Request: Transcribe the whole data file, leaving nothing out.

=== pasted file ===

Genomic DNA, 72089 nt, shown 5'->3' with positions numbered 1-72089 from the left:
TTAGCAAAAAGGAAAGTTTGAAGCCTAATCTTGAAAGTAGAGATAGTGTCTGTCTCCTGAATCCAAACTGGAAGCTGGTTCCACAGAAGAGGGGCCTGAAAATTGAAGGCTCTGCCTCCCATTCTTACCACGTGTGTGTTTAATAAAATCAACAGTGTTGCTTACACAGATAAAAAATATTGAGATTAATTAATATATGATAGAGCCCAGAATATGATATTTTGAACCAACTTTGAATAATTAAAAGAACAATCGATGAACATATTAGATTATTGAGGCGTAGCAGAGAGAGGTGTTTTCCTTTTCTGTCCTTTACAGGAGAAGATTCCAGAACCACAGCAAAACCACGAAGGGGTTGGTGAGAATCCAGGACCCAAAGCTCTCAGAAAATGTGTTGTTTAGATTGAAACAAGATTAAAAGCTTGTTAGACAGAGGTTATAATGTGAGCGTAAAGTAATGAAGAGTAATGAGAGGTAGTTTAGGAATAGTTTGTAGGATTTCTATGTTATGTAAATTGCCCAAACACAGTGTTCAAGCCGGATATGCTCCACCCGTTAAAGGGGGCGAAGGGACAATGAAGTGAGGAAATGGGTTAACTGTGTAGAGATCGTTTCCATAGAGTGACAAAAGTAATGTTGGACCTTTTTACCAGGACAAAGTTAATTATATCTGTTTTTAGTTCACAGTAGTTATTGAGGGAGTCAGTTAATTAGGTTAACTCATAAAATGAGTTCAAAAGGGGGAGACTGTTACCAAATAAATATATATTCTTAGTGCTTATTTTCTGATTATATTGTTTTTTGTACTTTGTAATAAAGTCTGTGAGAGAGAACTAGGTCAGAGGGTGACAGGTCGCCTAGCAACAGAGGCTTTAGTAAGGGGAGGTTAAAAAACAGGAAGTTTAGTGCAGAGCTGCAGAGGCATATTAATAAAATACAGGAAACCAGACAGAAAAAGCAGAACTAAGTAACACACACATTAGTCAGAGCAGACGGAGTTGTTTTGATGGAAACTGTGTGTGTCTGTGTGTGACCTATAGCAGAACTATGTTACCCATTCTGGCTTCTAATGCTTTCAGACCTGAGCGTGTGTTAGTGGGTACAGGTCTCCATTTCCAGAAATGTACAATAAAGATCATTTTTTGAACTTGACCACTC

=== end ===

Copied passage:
Genomic DNA, 72089 nt, shown 5'->3' with positions numbered 1-72089 from the left:
TTAGCAAAAAGGAAAGTTTGAAGCCTAATCTTGAAAGTAGAGATAGTGTCTGTCTCCTGAATCCAAACTGGAAGCTGGTTCCACAGAAGAGGGGCCTGAAAATTGAAGGCTCTGCCTCCCATTCTTACCACGTGTGTGTTTAATAAAATCAACAGTGTTGCTTACACAGATAAAAAATATTGAGATTAATTAATATATGATAGAGCCCAGAATATGATATTTTGAACCAACTTTGAATAATTAAAAGAACAATCGATGAACATATTAGATTATTGAGGCGTAGCAGAGAGAGGTGTTTTCCTTTTCTGTCCTTTACAGGAGAAGATTCCAGAACCACAGCAAAACCACGAAGGGGTTGGTGAGAATCCAGGACCCAAAGCTCTCAGAAAATGTGTTGTTTAGATTGAAACAAGATTAAAAGCTTGTTAGACAGAGGTTATAATGTGAGCGTAAAGTAATGAAGAGTAATGAGAGGTAGTTTAGGAATAGTTTGTAGGATTTCTATGTTATGTAAATTGCCCAAACACAGTGTTCAAGCCGGATATGCTCCACCCGTTAAAGGGGGCGAAGGGACAATGAAGTGAGGAAATGGGTTAACTGTGTAGAGATCGTTTCCATAGAGTGACAAAAGTAATGTTGGACCTTTTTACCAGGACAAAGTTAATTATATCTGTTTTTAGTTCACAGTAGTTATTGAGGGAGTCAGTTAATTAGGTTAACTCATAAAATGAGTTCAAAAGGGGGAGACTGTTACCAAATAAATATATATTCTTAGTGCTTATTTTCTGATTATATTGTTTTTTGTACTTTGTAATAAAGTCTGTGAGAGAGAACTAGGTCAGAGGGTGACAGGTCGCCTAGCAACAGAGGCTTTAGTAAGGGGAGGTTAAAAAACAGGAAGTTTAGTGCAGAGCTGCAGAGGCATATTAATAAAATACAGGAAACCAGACAGAAAAAGCAGAACTAAGTAACACACACATTAGTCAGAGCAGACGGAGTTGTTTTGATGGAAACTGTGTGTGTCTGTGTGTGACCTATAGCAGAACTATGTTACCCATTCTGGCTTCTAATGCTTTCAGACCTGAGCGTGTGTTAGTGGGTACAGGTCTCCATTTCCAGAAATGTACAATAAAGATCATTTTTTGAACTTGACCACTC